Designers, models, celebrities, journalists, photographers, and trendsetters have spent the better part of the past four weeks sprinting through a rapid succession of tents that showcase the latest fall and winter fashions.
Distributed across an uneven span of two continents, four cities, and hundreds of designers, each week draws some 100,000 guests, with at least another 2,000 -3,000 taking care of the lights, cameras, and actions that make this one of the most important events for the fashion industry each year.
It’s the kind of thing that magician-turned-model Emma Watson might actually wish she’d had a time-turner for.
Born from the complex socioeconomic tides of the WWII, the first-ever Fashion Week, then named Press Week, was held in New York as a way of distracting stateside consumers from the temporary inaccessibility of French fashions, which, in 1943, were considered the du jour à la mode. New York sought to showcase its own domestic designers, hoping that its takes on fashion would help fill the industry’s void of fresh French garments and techniques.
To almost everyone’s surprise, “Fashion Week” became an instant, international success. In less than a decade, stateside styles had earned themselves a prominent place in the features of the world’s most popular fashion magazines.
Much like the popularizing fashions of the United States, the concept of a weeklong fashion industry event soon spread as well. Though we’ve since witnessed the rise of a “Fashion Week” virtually everywhere, the so-called “Big Four” cities of fashion—New York, London, Milan, and Paris—host two major events per year. They showcase the Fall/Winter and Spring/Summer seasons and are held in February and September of each year, respectively.
We’re currently in the home stretch of Fall/Winter Fashion Week 2012; in September, we’ll already have moved on to the collections for Spring/Summer 2013. The hyper-advanced timeline of these shows allow fashion insiders and editors to begin preparing their celebrities, models, and editorials on a consistent schedule for season-appropriate publication.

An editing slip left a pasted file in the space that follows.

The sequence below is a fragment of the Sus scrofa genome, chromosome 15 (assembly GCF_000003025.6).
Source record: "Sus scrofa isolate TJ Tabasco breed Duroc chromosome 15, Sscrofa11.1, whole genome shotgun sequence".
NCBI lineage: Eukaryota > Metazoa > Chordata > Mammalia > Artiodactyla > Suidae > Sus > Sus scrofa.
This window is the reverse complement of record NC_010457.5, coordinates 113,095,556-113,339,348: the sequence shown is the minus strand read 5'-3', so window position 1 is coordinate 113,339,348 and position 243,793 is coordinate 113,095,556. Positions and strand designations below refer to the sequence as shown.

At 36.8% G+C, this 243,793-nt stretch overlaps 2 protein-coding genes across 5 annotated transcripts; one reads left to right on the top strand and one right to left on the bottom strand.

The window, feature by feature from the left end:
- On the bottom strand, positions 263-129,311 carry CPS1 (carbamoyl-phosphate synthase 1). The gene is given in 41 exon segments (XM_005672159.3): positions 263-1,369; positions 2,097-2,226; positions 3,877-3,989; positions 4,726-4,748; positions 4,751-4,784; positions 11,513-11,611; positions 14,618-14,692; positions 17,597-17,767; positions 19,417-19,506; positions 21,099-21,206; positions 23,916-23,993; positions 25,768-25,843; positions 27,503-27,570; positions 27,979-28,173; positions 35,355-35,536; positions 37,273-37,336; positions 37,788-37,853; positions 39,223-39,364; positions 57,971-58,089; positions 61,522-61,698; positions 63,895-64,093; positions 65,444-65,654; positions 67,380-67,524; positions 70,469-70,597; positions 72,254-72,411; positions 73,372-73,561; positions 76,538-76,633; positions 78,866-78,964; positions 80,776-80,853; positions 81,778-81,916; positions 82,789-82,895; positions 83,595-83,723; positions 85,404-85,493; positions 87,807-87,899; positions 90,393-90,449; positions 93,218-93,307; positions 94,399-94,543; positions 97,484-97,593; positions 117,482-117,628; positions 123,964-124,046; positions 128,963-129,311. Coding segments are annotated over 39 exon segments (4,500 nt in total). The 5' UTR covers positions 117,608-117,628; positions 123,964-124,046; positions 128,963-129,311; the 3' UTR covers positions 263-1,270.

But the “premature” timelines also let mainstream fashion vendors (Forever 21, Zara, H&M, Urban Outfitters, and others) implement their low-cost interpretations of these looks. The likeness of Marc’s, Karl’s, and Diane’s designs are almost immediately transposed onto the mannequins of these stores’ next mass-marketed collections.
Almost every new, major fashion trend can trace its original conception to one of the “Big Four” fashion weeks.
Take, for instance, New York City, home to the season’s first and only major stateside fashion week. Hosting the likes of Ralph Lauren, Calvin Klein, Diane von Furstenberg, Betsey Johnson, Anna Sui, Michael Kors, and the finalists of Project Runway, the event draws 3,500 journalists, showcases 2,500 distinct looks, and causes the on-site consumption of some 1,500 bottles of Imperial Vodka—and that’s still 3,500 fewer than the number of free OfficeMax notebooks designed and distributed for frantic front-row note-taking.
Just as each designer developed a distinct reputation for a certain kind of structure or aesthetic, so too does each Fashion Week culminate in several shared trends and ideas. Chanel and Vuitton are established classics, and many “classic” brands—such as Ann Taylor and White House/Black Market—look to them for for that fiftieth tailored jacket, now nothing less than absolutely necessary. Likewise, sportswear brands like Lacoste and Ralph Lauren are predictably preppy; elements of their designs are also subtly adopted into the lookbooks of mainstream brands like Hollister and Abercrombie & Fitch. Elements of von Furstenburg, Jacobs, Rodarte, and Chloé find themselves in Zara, Forever 21, Topshop, and Urban Outfitters.
So, what thematic elements can we expect to be purchase (or even see in stores) this upcoming autumn and winter season?
Darker, muted colors—especially deep pastels, though there does seem to be a dominance of grayer tones above the standard, basic black.
Neutral shades that mimic natural skin tones (like khaki, nude, or brown) paired with neon accents—a bright yellow collar, a lime shirt under a khaki cardigan, or hot pink socks underneath light brown oxfords.
Minimal, simple, subtle accessories.
These aren’t just vague vogues, either—the trends could have just as easily been oversize bags, metallics, or poodle skirts. Though concepts certainly do change, the ideas themselves constantly turn from a high-profile showcase to a high-profit stockroom.
Of course, there are no hard-and-fast rules, and exceptions are to be expected. Muted colors? Not for Burberry Prorsum or Jeremy Scott. Loose silhouettes? Not for Emilio Pucci.
Perhaps the most curious part of this entire process, is its effect on mainstream consumers. No one needs leggings, skinny jeans, cardigans, plaid shirts, ombre hair, glitter nail polish, combat boots, infinity scarves, or high-low skirts…but we buy them. Because they look good. Because they look different.
But the most important reason? Because they’re there—because of Fashion Week.
Imagine that: a trickle-down theory that actually works.